It happened all the time. A black man or woman would feel the injustice of racial discrimination and would walk in the door where Gwendolyn Cunningham worked, because this was the Washington office of the NAACP. And she would send them straight in to see the NAACP's legal counsel, Frank Pohlhaus.
"And a minute later, they'd come back out to me," she says, "and they'd say, 'I don't want to see him ! I don't want to see any white man."
Then she would remember the night of the riots in '68, when Pohlhaus spent all night in the Washington police station, bailing out young black men -- "even though some of them were wrong" -- and so she would always lean over her desk and, in harsh, hushed tones, hoping that Pohlhaus' feelings weren't already hurt, she would tell the person that if he wanted help he should turn around and walk back into Mr. Pohlhaus' office because he was the NAACP's only legal counsel in Washington.
For 14 years, Cunningham worked as Frank Pohlhaus' secretary and she came to regard him as "one of us." Many blacks did, especially those who worked with him during his 26 years with the National Association for the Advancement of Colored People. Those days are ending, with Polhaus' retirement from the association, and last night dozens of them -- including executive director Benjamin Hooks and former Washington bureau director Clarence Mitchell -- came to a reception in the Skyline Inn in his honor.
His retirement coincided with the gathering of NAACP representatives from 30 states, who have come to Washington for three days of lobbying on Capitol Hill in the face of what they consider their biggest challenge in recent years -- the Reagan administration's massive proposed cuts in the budgets of many social programs. It's the kind of fight that Pohlhaus has been involved in the last quarter-century, the kind that the NAACP has often won. Pohlhaus remembers some of those vividly, particularly the work on the Hill in 1964. The Civil Rights Bill.
"And when they wheeled in Sen. [Clair] Engle of California," he said, "he literally got off his deathbed. He died a few days later. But that day, we needed his vote to cut off the filibuster, and they wheeled him in for the vote. He couldn't talk. He might have had throat cancer, I'm not sure. But they called his name and he signaled by just raising his hand a little."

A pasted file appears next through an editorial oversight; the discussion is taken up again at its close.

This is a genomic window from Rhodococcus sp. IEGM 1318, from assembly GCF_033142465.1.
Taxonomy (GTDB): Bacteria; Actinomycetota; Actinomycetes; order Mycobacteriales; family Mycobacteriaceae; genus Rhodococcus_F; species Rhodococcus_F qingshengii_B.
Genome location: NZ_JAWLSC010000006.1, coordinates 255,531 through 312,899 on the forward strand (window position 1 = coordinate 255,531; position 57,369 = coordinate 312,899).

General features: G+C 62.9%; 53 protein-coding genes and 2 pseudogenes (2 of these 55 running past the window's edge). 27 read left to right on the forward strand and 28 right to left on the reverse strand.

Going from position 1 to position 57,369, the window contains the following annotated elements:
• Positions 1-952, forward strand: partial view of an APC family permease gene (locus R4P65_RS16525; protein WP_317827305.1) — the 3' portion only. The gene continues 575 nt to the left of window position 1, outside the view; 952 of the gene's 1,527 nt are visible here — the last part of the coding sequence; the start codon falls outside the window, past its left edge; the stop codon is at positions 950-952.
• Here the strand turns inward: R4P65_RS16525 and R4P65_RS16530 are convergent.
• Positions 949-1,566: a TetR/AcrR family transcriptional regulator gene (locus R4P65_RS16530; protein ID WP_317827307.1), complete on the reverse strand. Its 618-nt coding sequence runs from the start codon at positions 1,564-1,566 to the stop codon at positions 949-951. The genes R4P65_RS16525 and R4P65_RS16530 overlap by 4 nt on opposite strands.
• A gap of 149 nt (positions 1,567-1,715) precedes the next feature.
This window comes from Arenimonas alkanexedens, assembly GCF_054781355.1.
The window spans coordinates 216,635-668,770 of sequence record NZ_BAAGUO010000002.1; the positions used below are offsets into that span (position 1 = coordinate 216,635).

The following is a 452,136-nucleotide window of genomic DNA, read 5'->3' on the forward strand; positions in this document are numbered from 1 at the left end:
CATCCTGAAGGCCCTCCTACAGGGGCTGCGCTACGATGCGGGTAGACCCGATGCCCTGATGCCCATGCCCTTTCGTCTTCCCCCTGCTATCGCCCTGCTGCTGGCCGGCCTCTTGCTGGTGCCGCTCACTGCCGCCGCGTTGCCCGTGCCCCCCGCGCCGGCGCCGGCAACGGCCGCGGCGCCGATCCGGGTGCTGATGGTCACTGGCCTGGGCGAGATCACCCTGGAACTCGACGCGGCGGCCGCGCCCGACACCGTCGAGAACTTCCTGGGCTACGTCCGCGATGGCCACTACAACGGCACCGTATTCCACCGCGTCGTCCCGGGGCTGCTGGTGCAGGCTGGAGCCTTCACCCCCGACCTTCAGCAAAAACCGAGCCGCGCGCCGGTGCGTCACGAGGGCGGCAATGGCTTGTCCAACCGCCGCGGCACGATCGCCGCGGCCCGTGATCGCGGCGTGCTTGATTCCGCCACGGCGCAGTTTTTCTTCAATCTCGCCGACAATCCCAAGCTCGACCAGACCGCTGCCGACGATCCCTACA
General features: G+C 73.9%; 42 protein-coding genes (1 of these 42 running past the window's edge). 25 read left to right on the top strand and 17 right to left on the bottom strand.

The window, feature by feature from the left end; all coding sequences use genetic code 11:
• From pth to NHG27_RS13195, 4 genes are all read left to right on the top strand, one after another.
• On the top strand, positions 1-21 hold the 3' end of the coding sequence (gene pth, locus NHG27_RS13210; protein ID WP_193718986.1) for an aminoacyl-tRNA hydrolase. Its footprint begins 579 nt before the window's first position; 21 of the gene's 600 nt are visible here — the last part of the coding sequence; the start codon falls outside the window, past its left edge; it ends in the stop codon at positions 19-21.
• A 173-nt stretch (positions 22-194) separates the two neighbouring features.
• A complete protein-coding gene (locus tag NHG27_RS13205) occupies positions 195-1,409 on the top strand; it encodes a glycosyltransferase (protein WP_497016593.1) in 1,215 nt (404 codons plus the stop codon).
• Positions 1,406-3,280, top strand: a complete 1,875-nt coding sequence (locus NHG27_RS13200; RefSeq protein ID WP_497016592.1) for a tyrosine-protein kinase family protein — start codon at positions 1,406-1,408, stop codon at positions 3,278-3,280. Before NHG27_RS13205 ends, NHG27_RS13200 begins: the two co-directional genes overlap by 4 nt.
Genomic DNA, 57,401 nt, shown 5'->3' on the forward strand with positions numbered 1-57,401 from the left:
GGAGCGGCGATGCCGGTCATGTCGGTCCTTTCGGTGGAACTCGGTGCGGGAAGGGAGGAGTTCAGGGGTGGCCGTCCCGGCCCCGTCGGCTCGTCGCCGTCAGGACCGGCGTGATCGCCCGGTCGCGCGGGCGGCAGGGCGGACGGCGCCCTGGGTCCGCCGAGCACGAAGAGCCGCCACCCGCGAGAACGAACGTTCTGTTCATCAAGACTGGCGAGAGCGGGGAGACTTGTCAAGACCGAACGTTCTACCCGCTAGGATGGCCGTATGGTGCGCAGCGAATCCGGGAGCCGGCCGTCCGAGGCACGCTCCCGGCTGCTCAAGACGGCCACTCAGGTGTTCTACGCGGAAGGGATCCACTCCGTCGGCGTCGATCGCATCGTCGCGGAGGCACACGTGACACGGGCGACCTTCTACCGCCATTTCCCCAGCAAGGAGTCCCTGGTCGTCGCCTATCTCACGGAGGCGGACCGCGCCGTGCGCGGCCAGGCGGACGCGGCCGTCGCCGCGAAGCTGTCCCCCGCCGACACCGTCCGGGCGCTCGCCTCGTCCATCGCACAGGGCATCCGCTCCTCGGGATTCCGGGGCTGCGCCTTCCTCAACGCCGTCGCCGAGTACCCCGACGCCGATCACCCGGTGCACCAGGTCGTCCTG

Pohlhaus, whose years were primarily centered around working on civil rights and social legislation, and who came to the NAACP from a distinguished Baltimore family, will never forget the exhilaration of winning that fight.
It overshadows, for obvious reasons, his memories of the night of the riots after the assassination of Rev. Martin Luther King, though the eeriness of that night has not yet escaped him, the drive through the deserted streets after the curfew. His daughter, Betsy, who was 11 then, lettered a sign to put in his windshield just before he hurried out the door. lawyer .That's all it had to say. It got him through.
"The streets were so lonely. It must have been 3 or 4 in the morning and I don't think I saw anyone else on the streets. And I remember coming home in the morning, driving past the buildings. They were burning like smokestacks."
Now the fight is back on the Hill, ground he knows well. He expects the poor and the hungry to lose the legislative battles in the coming months. "They've been whittling away at the social programs for several years, the busing thing, and others, but it wasn't a national threat, a political threat, until now. It's obvious we're going to lose some things, social programs. The threat is not so much on civil rights programs, though there is a threat there, too."
He expects the NAACP to lose its legislative battles for a few months, for the backward tide to slow, and then stop and turn around again. He suggested the turnaround would come after President Reagan's term.
"Four years," he told those who came to lobby, "is not that long a time."